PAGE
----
Methylboranes are formed by the reaction of diborane and trimethylborane. This reaction produces four different substitution of methyl with hydrogen on diborane. Produced is 1-methyldiborane, 1,1-dimethyldborane, 1,1,2-trimethyldiborane and 1,1,2,2-tetramethyldiborane. The reaction is complex. At 0 °C when diborane is in excess, monomethyldiborane is initially produced, coming to a steady but low level, and 1,1-dimethyldiborane level increases over a long time, until all trimethylborane is consumed. Monomethyldiborane ends up at equilibrium with a mixture of diborane and dimethyldiborane. At 0° the equilibrium constant for 2B2H5Me ←→ B2H6 + (BH2Me)2 is around 0.07, so monomethyldiborane will typically be the majority of the mixture, but there will still be a significant amount of diborane and dimethyldiborane present. Monomethyldiborane yield is best with a ratio of 4 of diborane to 1 of trimethylborane. The yield of trimethyldiborane is maximised with ratio of 1 of diborane to 3 of trimethylborane.
When methyllithium reacts with diborane, monomethyldiborane is produced in about a 20% yield.
Tetramethyl lead can react with diborane in a 1,2-dimethoxyethane solvent at room temperature to make a range of methyl substituted diboranes, ending up at trimethylborane, but including 1,1-di, tridiborane. The other outputs of the reaction are hydrogen gas and lead metal.
Other methods to form methyldiboranes include reacting hydrogen with trimethylborane between 80 and 200 °C under pressure, or reacting a metal borohydride with trimethylborane in the presence of hydrogen chloride, aluminium chloride or boron trichloride. If the borohydride is sodium borohydride, then methane is a side product. If the metal is lithium then no methane is produced. dimethylchloroborane and methyldichloroborane are also produced as gaseous products.
When Cp2Zr(CH3)2 reacts with borane dissolved in tetrahydrofuran, a borohydro group inserts into the zirconium carbon bond, and methyl diboranes are produced.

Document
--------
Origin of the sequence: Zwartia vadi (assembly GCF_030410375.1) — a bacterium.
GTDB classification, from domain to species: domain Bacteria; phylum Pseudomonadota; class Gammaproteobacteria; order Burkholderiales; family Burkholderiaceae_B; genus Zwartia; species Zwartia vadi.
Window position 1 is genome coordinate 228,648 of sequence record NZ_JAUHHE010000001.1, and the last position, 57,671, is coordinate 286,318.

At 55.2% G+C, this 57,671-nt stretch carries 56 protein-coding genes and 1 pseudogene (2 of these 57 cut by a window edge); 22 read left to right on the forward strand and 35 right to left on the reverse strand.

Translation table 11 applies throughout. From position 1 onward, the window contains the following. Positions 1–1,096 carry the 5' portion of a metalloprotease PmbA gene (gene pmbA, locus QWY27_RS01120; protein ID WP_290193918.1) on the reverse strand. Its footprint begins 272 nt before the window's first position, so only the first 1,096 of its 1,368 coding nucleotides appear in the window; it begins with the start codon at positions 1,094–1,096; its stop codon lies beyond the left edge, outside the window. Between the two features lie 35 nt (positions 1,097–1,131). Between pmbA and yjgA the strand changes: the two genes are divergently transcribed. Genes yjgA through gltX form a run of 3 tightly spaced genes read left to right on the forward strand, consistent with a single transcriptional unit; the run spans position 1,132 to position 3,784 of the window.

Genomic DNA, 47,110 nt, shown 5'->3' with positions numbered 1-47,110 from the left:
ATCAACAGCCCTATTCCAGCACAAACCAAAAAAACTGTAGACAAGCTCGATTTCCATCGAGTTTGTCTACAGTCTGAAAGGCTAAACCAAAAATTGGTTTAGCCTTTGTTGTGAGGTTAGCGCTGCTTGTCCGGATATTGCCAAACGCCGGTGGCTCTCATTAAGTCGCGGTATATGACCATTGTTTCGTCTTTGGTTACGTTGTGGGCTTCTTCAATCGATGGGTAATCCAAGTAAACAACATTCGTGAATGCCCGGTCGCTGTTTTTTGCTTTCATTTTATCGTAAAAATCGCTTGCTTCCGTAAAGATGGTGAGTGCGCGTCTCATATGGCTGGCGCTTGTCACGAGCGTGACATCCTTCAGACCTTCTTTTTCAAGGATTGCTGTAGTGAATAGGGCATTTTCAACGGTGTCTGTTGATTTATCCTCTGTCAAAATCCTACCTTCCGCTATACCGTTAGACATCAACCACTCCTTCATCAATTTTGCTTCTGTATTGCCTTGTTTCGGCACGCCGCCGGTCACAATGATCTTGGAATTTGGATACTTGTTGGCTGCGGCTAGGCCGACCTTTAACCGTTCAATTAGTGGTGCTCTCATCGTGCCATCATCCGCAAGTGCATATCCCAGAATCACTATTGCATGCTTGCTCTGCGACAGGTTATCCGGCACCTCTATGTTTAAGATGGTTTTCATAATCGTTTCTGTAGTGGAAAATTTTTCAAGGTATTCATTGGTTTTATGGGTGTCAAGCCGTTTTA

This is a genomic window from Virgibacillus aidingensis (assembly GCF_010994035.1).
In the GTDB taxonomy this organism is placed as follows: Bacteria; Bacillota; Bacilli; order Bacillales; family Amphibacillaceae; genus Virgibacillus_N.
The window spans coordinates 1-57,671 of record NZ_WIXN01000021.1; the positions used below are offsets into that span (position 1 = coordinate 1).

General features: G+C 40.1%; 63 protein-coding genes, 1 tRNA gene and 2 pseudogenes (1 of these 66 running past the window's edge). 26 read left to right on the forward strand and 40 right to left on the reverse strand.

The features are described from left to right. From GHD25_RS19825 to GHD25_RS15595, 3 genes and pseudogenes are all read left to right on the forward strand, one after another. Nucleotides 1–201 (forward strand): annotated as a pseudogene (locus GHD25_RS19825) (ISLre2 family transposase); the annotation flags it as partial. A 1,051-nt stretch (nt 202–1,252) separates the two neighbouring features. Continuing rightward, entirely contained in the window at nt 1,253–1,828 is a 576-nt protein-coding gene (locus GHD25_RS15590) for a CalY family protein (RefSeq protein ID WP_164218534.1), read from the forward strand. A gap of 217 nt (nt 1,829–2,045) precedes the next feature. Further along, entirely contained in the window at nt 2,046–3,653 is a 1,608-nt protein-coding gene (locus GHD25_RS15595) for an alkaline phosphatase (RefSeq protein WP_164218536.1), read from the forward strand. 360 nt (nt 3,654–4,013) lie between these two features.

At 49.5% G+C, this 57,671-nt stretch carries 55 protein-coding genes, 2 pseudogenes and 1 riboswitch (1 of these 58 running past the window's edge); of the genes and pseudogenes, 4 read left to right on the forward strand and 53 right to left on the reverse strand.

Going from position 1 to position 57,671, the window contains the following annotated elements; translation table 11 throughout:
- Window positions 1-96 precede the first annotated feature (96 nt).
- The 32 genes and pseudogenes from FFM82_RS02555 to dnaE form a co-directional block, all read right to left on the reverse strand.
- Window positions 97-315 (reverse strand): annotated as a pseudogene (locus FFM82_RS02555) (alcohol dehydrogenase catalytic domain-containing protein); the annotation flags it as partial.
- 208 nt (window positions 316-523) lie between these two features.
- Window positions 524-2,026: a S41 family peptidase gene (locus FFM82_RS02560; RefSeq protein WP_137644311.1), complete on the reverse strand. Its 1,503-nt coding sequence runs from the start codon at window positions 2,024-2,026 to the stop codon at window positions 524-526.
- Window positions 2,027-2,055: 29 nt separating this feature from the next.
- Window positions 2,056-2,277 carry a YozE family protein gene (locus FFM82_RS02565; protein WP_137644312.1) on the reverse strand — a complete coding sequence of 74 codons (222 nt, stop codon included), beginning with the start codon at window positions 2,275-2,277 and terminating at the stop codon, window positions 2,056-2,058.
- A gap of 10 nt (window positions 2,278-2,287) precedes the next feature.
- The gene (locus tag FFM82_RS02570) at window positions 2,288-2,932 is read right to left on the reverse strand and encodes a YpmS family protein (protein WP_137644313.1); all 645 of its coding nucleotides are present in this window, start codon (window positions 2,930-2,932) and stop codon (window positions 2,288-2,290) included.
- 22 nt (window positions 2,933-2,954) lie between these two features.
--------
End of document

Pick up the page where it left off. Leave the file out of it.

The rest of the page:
When trimethylgallium reacts with diborane at -45°, methyldiborane is produced along with dimethylgallium borohydride.
The compound boils at −43 °C.
Methyldiborane liquid has a density of 0.546 g/ml at −126° At −78.5 the vapour pressure is 55 torr.
Methyldiborane HCH3BH2BH2 has one methyl group and a hydrogen on a boron atom. The other boron atom is only bound to hydrogen atoms. A bridge of two hydrogen atoms links the boron atoms together. The methyldiborane molecule has the following measurements: B1 is the boron atom not attached to the methyl group and B2 is the boron atom that has methyl group attached, and Hμ is one of the bridge hydrogen atoms between the boron atoms. The distance between boron atoms is 1.82 Å, Distance between boron atoms and bridging hydrogen atoms is 1.34 Å. Distances to non bridging hydrogens from B1 are 1.195 and 1.187 Å. B2 distance to non bridging hydrogen is 1.2 Å. Distance between two bridging hydrogen atoms is 1.96 Å. The carbon to boron bond is 1.49 Å long. The angle subtended from the bridging hydrogens to the boron to boron axis is 47°. The angle of carbon to the boron-boron axis is 120°. The dipole moment of methyldiborane is 0.56 D. It has a vapour pressure of 61 mm Hg at −77.2 °C. The predicted heat of formation for the liquid is ΔH0f=−14 kcal/mol, and for the gas −9 kcal/mol.
A gas chromatograph can be used to determine the amounts of the methyl boranes in a mixture. The order they pass through are diborane, monomethyldiborane, trimethylborane, 1,1-dimethyldiborane, 1,2-dimethyldiborane, trimethyldiborane, and last tetramethyldiborane.
The nuclear resonance shift for the bridge hydrogen is 10.09 ppm, compared to 10.49 for diborane.
At -78.5 °C methyldiborane disproportionates slowly first to diborane and 1,1-dimethyldiborane. In solution methylborane is more stable against disproportionation than dimethylborane.
By reacting methyldiborane with ether, dimethylether borine is formed (CH3)2O.BH3 leaving methylborane which rapidly dimerises to 1,2-dimethyldiborane.
Methyldiborane is hydrolyzed in water to methylboronic acid CH3B(OH)2.
Methyldiborane reacts with trimethylamine to yield solid derivatives trimethylamine-methylborane (CH3)3N—BHCH3 and trimethylamine-borane (CH3)3N—BH3.
Methyldiborane is pyrophoric, spontaneously inflaming when exposed to air.
When methyldiborane is oxidised around 150 °C a substance 2-methyl-1,3,4-trioxadiboralane is produced. This is a ring of three oxygen atoms and two boron atoms, with methyl attached to one boron atom. At the same time dimethyltrioxadiboralane and trimethylboroxine are also formed, and also hydrocarbons, diborane, hydrogen, and dimethoxyborane (dimethyl methylboronic ester).
When methyldiborane, or dimethyldiborane is combined with ammonia, aminodimethylborine (NH2B2) is formed and on heating around 180 °C B-methyl borazoles are produced. These borazoles can have zero, one, two or three methyl groups substituted on the boron atoms (B3N3H6, MeB3N3H5, Me2B3N3H4 or Me3B3N3H3).
A specific way to make 1,2-dimethyldiborane is to react methyldiborane with a sufficient amount of a Lewis base. This will strip off borane to combine with the Lewis base, and let two methyl borane molecules dimerise.
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